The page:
In the absence of much competition, then, the Little Dancer would seem to be the best available example of Impressionist sculpture, and its fame has made it the star of the Städel’s promotional posters and catalogue cover. This is something of a red herring as the rigidity of the figure turns it into a foil for Degas’s lesser-known small-scale studies – ballet dancers, arabesques and racehorses. Their richly kneaded surfaces bring to mind the typical Impressionist descriptor ‘painterly’, and visible brushstrokes might just meet their match in visible fingerprints.

Grand Arabesque, Third Time (First Version; c. 1885–1890), Edgar Degas. Photo: Ken Adlard

The comparative ease with which painting evokes transience and movement, however, remains a major obstacle to accepting sculpture as an Impressionist medium. Recognised instead for its permanence and solidity, sculpture surely cannot capture the ephemerality of a fleeting moment – or can it? The title of the exhibition, ‘En Passant’, addresses this question head-on, inviting us to rethink our assumptions by drawing our attention to Degas’s numerous wax and clay studies. Emerging from obsessive readjustments of their wire armature in an animated process not unlike puppetry, they were never intended to be cast, let alone exhibited. Instead Degas studied the figures as he spun them in his ‘shadow cabinet’, which has been recreated for the exhibition – their shifting silhouettes on white sheets blurring the lines between the second and third dimension.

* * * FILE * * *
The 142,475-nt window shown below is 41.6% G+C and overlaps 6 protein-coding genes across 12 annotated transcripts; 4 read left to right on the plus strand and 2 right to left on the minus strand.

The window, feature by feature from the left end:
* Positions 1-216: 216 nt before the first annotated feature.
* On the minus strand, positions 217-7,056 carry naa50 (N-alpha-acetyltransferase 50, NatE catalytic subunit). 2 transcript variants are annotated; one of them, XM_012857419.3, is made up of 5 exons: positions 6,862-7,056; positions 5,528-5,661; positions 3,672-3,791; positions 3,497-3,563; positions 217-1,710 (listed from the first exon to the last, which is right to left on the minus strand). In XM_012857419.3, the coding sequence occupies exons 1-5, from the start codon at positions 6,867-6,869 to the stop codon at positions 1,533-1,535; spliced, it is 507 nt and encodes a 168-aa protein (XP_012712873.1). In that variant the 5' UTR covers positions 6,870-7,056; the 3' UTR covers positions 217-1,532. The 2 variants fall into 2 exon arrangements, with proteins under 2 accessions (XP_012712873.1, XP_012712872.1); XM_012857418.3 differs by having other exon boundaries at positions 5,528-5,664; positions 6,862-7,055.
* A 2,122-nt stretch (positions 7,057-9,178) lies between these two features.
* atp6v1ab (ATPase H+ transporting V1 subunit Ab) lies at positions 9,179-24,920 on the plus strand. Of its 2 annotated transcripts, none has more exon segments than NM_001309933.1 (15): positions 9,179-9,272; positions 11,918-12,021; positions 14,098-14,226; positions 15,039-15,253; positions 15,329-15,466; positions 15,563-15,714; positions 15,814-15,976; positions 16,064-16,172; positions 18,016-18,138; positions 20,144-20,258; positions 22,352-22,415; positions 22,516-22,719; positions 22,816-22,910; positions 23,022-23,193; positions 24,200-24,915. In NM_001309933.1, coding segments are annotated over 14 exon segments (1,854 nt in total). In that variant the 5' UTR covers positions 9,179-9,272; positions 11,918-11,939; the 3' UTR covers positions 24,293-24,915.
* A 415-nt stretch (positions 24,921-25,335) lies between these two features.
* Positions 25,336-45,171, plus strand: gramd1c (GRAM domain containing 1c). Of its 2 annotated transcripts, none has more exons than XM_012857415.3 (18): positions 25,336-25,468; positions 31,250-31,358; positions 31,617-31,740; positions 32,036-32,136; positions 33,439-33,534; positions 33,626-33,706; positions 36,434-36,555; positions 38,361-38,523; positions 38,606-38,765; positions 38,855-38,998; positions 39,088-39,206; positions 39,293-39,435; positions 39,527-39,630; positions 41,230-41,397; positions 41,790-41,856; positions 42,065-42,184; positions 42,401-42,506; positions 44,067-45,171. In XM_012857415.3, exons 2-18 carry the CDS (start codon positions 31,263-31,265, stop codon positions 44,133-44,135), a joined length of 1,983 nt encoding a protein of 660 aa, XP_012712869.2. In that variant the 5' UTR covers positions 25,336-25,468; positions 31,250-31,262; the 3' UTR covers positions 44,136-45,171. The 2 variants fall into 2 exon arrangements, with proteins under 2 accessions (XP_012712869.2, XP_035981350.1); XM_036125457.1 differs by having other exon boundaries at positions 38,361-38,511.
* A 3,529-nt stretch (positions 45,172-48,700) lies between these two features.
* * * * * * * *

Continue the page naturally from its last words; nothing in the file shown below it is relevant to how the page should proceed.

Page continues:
The exhibition borrows from Degas’s multimedia approach by setting sculptures in conversation with works on the wall. One case highlights the tactility found also in the artist’s later pastels, the cragged surfaces of which have been smeared by hand. Other exhibits include intentionally fragmented bodies, the isolated, awkward bend of an arm echoing the strange, off-stage vantage points found in his paintings. Most appealing are his racehorses, experimental studies for comparatively formal commercial compositions and evidence of Degas’s growing dependence on sculpture to depict movement. In one dated to the 1890s, the withered distortion of the horse’s head suggests its body flashing in and out of focus as it whips past the eye.